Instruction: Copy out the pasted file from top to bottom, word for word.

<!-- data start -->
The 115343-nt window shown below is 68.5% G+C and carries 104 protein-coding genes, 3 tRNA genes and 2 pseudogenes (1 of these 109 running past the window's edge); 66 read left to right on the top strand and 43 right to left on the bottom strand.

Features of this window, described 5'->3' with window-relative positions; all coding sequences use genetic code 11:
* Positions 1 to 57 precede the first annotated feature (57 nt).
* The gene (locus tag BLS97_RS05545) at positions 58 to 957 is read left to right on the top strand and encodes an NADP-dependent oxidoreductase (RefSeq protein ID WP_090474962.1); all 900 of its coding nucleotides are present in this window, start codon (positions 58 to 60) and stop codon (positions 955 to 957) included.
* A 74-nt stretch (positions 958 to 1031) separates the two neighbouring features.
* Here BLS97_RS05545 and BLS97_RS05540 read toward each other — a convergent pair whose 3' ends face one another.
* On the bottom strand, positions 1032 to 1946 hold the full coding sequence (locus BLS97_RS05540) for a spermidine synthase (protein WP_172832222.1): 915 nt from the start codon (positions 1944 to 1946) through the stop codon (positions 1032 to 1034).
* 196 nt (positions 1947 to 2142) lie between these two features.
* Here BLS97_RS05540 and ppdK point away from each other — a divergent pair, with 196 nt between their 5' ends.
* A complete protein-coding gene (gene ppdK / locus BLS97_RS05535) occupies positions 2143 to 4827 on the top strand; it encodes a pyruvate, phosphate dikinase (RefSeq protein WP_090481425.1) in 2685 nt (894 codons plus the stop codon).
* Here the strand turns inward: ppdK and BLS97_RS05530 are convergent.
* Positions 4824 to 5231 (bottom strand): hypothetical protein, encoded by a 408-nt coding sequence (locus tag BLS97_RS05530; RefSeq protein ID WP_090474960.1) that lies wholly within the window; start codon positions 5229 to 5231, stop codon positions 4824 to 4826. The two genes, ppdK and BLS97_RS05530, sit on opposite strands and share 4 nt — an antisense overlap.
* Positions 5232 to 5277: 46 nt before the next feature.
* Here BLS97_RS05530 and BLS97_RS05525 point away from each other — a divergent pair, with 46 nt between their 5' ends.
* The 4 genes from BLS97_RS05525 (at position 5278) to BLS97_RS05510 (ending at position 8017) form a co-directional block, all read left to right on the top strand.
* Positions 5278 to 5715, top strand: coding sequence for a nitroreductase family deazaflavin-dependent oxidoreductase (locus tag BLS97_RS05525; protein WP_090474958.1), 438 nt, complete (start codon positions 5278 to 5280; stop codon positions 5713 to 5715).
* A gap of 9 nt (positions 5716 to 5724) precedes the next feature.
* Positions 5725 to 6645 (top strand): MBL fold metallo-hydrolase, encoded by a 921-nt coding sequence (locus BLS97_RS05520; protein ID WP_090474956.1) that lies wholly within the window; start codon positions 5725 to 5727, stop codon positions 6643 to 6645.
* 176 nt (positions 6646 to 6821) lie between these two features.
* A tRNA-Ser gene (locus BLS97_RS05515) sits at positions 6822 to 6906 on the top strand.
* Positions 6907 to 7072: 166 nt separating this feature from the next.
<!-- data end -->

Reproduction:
The 115343-nt window shown below is 68.5% G+C and carries 104 protein-coding genes, 3 tRNA genes and 2 pseudogenes (1 of these 109 running past the window's edge); 66 read left to right on the top strand and 43 right to left on the bottom strand.

Features of this window, described 5'->3' with window-relative positions; all coding sequences use genetic code 11:
* Positions 1 to 57 precede the first annotated feature (57 nt).
* The gene (locus tag BLS97_RS05545) at positions 58 to 957 is read left to right on the top strand and encodes an NADP-dependent oxidoreductase (RefSeq protein ID WP_090474962.1); all 900 of its coding nucleotides are present in this window, start codon (positions 58 to 60) and stop codon (positions 955 to 957) included.
* A 74-nt stretch (positions 958 to 1031) separates the two neighbouring features.
* Here BLS97_RS05545 and BLS97_RS05540 read toward each other — a convergent pair whose 3' ends face one another.
* On the bottom strand, positions 1032 to 1946 hold the full coding sequence (locus BLS97_RS05540) for a spermidine synthase (protein WP_172832222.1): 915 nt from the start codon (positions 1944 to 1946) through the stop codon (positions 1032 to 1034).
* 196 nt (positions 1947 to 2142) lie between these two features.
* Here BLS97_RS05540 and ppdK point away from each other — a divergent pair, with 196 nt between their 5' ends.
* A complete protein-coding gene (gene ppdK / locus BLS97_RS05535) occupies positions 2143 to 4827 on the top strand; it encodes a pyruvate, phosphate dikinase (RefSeq protein WP_090481425.1) in 2685 nt (894 codons plus the stop codon).
* Here the strand turns inward: ppdK and BLS97_RS05530 are convergent.
* Positions 4824 to 5231 (bottom strand): hypothetical protein, encoded by a 408-nt coding sequence (locus tag BLS97_RS05530; RefSeq protein ID WP_090474960.1) that lies wholly within the window; start codon positions 5229 to 5231, stop codon positions 4824 to 4826. The two genes, ppdK and BLS97_RS05530, sit on opposite strands and share 4 nt — an antisense overlap.
* Positions 5232 to 5277: 46 nt before the next feature.
* Here BLS97_RS05530 and BLS97_RS05525 point away from each other — a divergent pair, with 46 nt between their 5' ends.
* The 4 genes from BLS97_RS05525 (at position 5278) to BLS97_RS05510 (ending at position 8017) form a co-directional block, all read left to right on the top strand.
* Positions 5278 to 5715, top strand: coding sequence for a nitroreductase family deazaflavin-dependent oxidoreductase (locus tag BLS97_RS05525; protein WP_090474958.1), 438 nt, complete (start codon positions 5278 to 5280; stop codon positions 5713 to 5715).
* A gap of 9 nt (positions 5716 to 5724) precedes the next feature.
* Positions 5725 to 6645 (top strand): MBL fold metallo-hydrolase, encoded by a 921-nt coding sequence (locus BLS97_RS05520; protein ID WP_090474956.1) that lies wholly within the window; start codon positions 5725 to 5727, stop codon positions 6643 to 6645.
* 176 nt (positions 6646 to 6821) lie between these two features.
* A tRNA-Ser gene (locus BLS97_RS05515) sits at positions 6822 to 6906 on the top strand.
* Positions 6907 to 7072: 166 nt separating this feature from the next.